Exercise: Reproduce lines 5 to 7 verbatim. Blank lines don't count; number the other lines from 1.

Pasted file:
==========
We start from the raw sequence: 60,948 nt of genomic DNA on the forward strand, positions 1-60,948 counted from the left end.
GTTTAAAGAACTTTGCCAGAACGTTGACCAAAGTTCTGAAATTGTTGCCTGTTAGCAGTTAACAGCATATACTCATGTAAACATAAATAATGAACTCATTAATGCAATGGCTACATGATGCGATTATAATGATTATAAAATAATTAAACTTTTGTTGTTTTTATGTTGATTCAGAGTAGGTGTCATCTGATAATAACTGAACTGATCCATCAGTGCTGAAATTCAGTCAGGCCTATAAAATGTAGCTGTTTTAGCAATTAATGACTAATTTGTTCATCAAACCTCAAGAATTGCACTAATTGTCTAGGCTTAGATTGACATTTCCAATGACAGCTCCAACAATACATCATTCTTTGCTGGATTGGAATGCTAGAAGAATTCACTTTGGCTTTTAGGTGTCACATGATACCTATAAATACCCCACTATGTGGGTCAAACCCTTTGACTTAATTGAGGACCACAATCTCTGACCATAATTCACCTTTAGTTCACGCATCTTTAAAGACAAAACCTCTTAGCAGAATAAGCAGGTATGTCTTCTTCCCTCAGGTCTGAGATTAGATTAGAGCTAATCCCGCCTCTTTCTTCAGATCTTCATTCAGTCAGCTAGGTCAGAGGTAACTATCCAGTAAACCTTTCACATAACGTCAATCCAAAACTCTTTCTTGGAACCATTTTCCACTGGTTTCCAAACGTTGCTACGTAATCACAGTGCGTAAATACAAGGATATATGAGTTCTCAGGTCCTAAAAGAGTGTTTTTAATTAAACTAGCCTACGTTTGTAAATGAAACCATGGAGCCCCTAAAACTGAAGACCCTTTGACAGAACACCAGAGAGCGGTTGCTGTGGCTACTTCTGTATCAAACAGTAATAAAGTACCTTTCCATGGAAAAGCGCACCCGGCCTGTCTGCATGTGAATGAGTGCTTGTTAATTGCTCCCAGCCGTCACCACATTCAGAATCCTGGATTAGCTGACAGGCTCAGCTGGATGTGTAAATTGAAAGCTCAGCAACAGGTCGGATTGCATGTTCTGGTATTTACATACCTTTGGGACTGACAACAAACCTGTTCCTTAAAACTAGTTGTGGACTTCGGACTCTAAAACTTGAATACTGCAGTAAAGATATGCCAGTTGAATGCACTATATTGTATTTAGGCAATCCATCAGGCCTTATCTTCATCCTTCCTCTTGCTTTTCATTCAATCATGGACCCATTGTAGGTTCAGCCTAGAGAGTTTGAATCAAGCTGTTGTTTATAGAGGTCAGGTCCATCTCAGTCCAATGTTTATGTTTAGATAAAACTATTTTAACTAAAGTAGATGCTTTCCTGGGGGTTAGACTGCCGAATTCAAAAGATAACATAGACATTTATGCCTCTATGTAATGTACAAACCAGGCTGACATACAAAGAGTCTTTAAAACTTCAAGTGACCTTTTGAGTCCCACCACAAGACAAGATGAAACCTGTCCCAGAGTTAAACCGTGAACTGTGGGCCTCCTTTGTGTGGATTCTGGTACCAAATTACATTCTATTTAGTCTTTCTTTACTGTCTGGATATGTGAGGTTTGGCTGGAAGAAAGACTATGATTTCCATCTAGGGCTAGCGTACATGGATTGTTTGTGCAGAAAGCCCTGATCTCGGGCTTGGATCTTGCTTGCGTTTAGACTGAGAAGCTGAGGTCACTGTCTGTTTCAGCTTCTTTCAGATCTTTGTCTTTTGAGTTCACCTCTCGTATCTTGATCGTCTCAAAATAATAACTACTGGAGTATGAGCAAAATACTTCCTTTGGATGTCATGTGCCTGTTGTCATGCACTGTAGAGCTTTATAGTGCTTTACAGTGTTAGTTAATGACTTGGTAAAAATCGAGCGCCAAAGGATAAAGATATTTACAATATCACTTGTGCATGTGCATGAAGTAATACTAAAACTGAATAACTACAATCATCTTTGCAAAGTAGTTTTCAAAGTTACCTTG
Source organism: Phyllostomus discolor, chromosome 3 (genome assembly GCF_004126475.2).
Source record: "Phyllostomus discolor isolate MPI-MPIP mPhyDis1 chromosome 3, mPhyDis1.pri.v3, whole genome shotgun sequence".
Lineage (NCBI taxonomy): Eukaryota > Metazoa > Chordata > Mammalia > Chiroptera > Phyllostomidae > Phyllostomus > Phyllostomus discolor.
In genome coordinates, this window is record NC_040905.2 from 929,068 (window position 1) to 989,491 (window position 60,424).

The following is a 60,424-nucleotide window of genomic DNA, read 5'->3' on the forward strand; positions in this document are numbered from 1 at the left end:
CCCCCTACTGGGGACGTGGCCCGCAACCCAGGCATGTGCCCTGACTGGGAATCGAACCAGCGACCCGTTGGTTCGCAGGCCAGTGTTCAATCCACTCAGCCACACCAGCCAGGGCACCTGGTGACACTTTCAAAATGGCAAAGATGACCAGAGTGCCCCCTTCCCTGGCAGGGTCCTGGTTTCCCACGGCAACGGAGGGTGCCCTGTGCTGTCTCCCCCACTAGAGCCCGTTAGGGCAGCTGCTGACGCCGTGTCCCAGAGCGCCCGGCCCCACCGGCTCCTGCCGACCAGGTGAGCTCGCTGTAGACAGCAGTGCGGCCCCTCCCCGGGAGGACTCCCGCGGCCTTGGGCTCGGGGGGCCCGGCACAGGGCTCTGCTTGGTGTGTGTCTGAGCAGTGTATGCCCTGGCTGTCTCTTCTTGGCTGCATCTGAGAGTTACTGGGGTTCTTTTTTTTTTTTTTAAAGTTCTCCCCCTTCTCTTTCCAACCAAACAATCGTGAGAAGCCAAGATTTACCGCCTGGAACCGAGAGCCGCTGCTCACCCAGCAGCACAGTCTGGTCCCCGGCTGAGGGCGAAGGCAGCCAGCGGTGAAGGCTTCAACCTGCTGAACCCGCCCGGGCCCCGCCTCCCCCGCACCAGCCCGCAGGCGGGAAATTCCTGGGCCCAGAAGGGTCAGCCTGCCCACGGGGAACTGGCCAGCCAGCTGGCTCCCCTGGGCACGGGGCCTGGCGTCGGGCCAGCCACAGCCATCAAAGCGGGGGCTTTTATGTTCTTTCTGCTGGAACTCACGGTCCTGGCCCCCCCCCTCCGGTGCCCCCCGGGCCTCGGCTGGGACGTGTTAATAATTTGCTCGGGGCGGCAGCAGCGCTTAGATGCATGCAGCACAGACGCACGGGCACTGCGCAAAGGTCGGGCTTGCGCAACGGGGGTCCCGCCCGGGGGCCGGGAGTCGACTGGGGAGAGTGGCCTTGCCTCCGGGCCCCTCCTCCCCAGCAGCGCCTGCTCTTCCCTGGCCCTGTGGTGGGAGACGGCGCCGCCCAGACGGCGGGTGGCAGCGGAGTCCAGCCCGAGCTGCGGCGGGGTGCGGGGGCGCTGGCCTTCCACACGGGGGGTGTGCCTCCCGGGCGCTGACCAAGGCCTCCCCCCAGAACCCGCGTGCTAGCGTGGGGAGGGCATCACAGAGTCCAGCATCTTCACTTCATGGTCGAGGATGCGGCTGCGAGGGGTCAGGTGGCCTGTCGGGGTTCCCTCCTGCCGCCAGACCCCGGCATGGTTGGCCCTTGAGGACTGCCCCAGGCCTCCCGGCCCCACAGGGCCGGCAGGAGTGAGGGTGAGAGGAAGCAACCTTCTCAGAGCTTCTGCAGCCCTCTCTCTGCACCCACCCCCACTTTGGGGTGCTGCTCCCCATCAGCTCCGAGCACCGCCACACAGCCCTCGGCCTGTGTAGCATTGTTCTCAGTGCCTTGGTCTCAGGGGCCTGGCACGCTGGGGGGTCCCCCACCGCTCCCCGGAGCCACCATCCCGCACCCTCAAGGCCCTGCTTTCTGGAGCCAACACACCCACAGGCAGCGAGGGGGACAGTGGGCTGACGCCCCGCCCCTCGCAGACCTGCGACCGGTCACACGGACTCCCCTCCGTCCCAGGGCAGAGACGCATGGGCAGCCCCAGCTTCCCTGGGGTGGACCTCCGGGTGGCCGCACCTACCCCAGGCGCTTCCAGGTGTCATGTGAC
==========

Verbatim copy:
Lineage (NCBI taxonomy): Eukaryota > Metazoa > Chordata > Mammalia > Chiroptera > Phyllostomidae > Phyllostomus > Phyllostomus discolor.
In genome coordinates, this window is record NC_040905.2 from 929,068 (window position 1) to 989,491 (window position 60,424).

The following is a 60,424-nucleotide window of genomic DNA, read 5'->3' on the forward strand; positions in this document are numbered from 1 at the left end: